As he tells it now, Bill Stepien saw Trump campaign staffers begin to sort themselves in the days following the 2020 election. There was “Team Normal” — in touch with the reality that Trump’s path to winning the election was increasingly slim, and then impossible.
Then there were the other guys.
“I didn’t mind being characterized as part of Team Normal,” Stepien said in a deposition video released at the January 6 Committee hearing on Monday.
On the other side, was Team Rudy — or, in some people’s telling, “Team Crazy”: the coterie of Trumpers who wanted to burn it all down, making every argument they could think of in support of Trump subverting the election to stay in office.
Stepien, and nearly all of those on the internal Team Normal, did little to nothing to persuade the public that the election was not stolen. In some cases, they took actions that gave false claims of widespread voter fraud legitimacy.
But, the committee showed, Team Normal gradually began to vanish — some members were pushed out — in the weeks after Election Day, creating a vacuum for Team Crazy to fill.
In stepped Rudy Giuliani, Sidney Powell, and other figures who pushed long lists of lurid allegations of election fraud — including the memorable claim that former Venezuelan leader Hugo Chavez masterminded Biden’s win from his deathly perch in the Communist empyrean.
Trump’s claims didn’t increase that much in craziness — in part because they didn’t need to. He had spent the pre-election period saying that he could only lose in case of mass fraud, while blaming mail-in voting for supposedly rigging the forthcoming elections.
Stepien said that on election night, he pushed for the Trump campaign to issue the kind of anodyne statement that losing campaign typically put out: votes are still being counted, more is coming, wait.
But instead, he and Trump campaign adviser Jason Miller said, an apparently drunk Rudy Giuliani railed that the election had been stolen, and that the campaign had to declare victory.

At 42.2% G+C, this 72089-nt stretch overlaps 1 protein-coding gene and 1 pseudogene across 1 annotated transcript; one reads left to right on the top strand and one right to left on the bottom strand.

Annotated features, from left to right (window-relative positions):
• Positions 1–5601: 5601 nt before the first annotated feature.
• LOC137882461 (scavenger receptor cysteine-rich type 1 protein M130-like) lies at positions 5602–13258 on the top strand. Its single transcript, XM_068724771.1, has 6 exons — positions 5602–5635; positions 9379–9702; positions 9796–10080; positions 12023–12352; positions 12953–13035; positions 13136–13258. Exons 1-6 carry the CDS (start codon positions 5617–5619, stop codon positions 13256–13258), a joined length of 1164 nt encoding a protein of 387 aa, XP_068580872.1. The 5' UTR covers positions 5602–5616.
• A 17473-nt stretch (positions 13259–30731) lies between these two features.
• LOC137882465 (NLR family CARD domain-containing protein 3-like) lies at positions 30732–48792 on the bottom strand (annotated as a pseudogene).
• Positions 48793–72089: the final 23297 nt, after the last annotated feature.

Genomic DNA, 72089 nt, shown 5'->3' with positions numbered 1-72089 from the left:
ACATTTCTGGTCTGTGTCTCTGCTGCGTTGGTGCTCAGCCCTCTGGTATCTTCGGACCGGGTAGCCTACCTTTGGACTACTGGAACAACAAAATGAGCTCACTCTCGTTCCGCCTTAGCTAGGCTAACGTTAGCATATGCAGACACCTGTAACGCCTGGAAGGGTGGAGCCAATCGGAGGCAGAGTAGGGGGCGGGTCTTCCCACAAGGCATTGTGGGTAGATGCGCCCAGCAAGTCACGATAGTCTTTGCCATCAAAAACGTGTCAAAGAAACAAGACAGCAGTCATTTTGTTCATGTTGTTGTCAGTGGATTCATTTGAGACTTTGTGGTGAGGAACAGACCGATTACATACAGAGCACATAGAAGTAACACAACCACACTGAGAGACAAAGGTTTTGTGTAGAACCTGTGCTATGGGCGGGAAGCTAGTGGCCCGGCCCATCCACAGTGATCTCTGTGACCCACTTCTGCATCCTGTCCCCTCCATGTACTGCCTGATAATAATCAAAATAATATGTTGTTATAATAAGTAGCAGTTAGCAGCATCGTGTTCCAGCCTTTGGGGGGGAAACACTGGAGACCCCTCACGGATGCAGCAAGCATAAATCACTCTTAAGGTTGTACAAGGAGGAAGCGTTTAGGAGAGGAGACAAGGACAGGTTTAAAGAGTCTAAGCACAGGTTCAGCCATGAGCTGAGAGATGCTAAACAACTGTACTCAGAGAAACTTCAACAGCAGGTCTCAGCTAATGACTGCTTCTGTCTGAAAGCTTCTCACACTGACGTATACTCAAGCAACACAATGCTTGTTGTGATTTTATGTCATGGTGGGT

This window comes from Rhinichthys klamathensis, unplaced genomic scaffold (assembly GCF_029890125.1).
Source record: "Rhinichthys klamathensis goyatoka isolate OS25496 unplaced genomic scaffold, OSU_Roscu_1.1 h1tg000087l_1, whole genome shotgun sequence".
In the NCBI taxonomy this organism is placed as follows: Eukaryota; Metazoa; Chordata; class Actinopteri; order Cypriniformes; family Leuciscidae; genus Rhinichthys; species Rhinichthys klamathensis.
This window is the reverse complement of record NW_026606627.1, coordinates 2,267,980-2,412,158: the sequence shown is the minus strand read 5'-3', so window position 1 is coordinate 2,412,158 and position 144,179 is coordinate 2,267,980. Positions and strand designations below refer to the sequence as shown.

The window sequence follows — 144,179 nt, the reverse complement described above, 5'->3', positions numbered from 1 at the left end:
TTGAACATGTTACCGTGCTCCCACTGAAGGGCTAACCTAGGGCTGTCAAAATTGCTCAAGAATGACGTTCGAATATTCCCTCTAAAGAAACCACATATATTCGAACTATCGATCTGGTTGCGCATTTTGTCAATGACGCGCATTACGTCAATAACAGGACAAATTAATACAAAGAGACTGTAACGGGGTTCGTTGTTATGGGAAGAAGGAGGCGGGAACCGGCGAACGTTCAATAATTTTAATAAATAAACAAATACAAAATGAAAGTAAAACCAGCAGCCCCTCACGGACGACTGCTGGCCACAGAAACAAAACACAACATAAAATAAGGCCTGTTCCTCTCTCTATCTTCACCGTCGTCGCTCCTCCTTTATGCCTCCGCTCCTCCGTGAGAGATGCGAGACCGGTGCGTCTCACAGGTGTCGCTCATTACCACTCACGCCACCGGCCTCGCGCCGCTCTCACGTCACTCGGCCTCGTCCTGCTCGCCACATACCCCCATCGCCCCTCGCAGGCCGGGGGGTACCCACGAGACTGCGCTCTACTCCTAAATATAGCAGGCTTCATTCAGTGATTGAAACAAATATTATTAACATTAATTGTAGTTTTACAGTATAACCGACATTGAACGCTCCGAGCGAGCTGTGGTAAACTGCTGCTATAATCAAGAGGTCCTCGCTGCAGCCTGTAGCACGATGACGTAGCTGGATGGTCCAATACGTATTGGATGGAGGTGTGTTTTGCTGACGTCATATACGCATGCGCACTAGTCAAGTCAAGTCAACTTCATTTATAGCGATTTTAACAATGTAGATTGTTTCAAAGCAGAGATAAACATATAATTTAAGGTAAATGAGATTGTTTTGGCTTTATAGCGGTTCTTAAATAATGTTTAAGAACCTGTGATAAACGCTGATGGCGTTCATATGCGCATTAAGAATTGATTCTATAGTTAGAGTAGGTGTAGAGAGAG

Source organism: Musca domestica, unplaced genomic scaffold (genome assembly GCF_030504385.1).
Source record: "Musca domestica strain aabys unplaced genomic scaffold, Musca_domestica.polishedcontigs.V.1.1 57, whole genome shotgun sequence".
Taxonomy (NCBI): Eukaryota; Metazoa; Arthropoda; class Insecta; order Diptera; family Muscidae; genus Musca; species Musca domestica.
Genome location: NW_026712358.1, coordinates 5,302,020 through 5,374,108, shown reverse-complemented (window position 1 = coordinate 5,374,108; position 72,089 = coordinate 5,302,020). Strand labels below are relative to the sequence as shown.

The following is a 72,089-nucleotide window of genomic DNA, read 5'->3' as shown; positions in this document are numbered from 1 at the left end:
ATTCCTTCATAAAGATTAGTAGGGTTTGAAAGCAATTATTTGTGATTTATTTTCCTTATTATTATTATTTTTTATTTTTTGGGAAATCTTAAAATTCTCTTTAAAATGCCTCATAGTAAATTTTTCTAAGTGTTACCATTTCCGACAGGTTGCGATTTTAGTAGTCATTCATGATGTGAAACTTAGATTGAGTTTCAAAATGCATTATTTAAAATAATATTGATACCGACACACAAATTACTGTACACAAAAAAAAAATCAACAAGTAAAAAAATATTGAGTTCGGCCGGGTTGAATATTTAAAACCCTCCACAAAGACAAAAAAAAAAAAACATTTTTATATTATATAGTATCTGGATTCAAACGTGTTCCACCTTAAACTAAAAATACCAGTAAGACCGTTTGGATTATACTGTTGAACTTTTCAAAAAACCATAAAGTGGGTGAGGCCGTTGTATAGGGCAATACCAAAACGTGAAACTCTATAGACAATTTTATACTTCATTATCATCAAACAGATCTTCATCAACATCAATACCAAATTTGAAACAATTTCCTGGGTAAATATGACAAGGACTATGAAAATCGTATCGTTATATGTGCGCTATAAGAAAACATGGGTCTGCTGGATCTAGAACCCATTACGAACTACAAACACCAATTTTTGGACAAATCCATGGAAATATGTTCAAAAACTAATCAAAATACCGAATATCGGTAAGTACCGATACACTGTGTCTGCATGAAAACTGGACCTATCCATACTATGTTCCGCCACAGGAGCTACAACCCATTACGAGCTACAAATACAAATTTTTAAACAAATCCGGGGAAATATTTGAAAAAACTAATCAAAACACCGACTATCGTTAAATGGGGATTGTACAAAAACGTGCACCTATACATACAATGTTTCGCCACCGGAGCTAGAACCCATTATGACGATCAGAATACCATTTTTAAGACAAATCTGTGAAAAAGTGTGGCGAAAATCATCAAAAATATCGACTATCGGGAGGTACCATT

“Mayor Giuliani was saying we won, they’re stealing it from us, where did all the votes come from, we need to go say that we won,” Miller recalled in a videotaped deposition to the panel. “And essentially that anyone who didn’t agree with that position was being weak.”
Trump went with Giuliani. And from there, members of his campaign staff began to cleave away.
“I didn’t think what was happening was necessarily honest or professional at that point in time,” Stepien said. “That led to me stepping away.”
A similar process took place with the campaign’s legal team, the committee said.
Matt Morgan, the Trump campaign’s general counsel, recalled “conversations with probably all of our counsel who are signed up to assist on Election Day as they disengaged with the campaign.”
“The general consensus was that law firms were not comfortable making the arguments that Rudy Giuliani was making,” he said. “I seem to recall I had a similar conversation with most all of them.”
The effect was, partly, to leave the Trump campaign with Giuliani and those around him as their sole public face, making claims about Chavez’s necro-conspiracy and scattered allegations about voter fraud that never really added up.
Trump appears to have attempted to create the same effect within the government — this time, pushing those on Team Normal out of the Justice Department.
Attorney General Bill Barr, nobody’s idea of an anti-Trump figure, said that he decided to leave in part because of the election claims.
“I made it clear I did not agree with the idea of saying the election was stolen and putting out this stuff which I told the president was bullshit,” Barr said. “I didn’t want to be a part of it. That’s one of the reasons that went into my deciding to leave when I did.”
Before leaving, Barr had instructed U.S. Attorney for the Northern District of Georgia BJay Pak to examine a video provided by Giuliani — the head of Team Crazy.
“He asked me to make it a priority to get to the bottom of — to try to substantiate the allegation made by Mr. Giuliani,” Pak told the committee.
Pak found that it was bunk, and Trump pushed him out, replacing him with another federal prosecutor who he apparently believed would be willing to further investigate bogus fraud claims in Georgia.
But Stepien’s and Morgan’s distancing of themselves from Team Crazy illustrated how far gone Giuliani and Powell were. In interviews with the Jan. 6 Committee, both Giuliani and Powell doubled down.
“If you gave me the paper ballots, I could probably turn around each one of these states,” Giuliani told the committee, peering into a camera. “I’m absolutely convinced if you let me examine each one of those ballots, I’d pull out enough that were fraudulent that it would shake the hell out of the country. “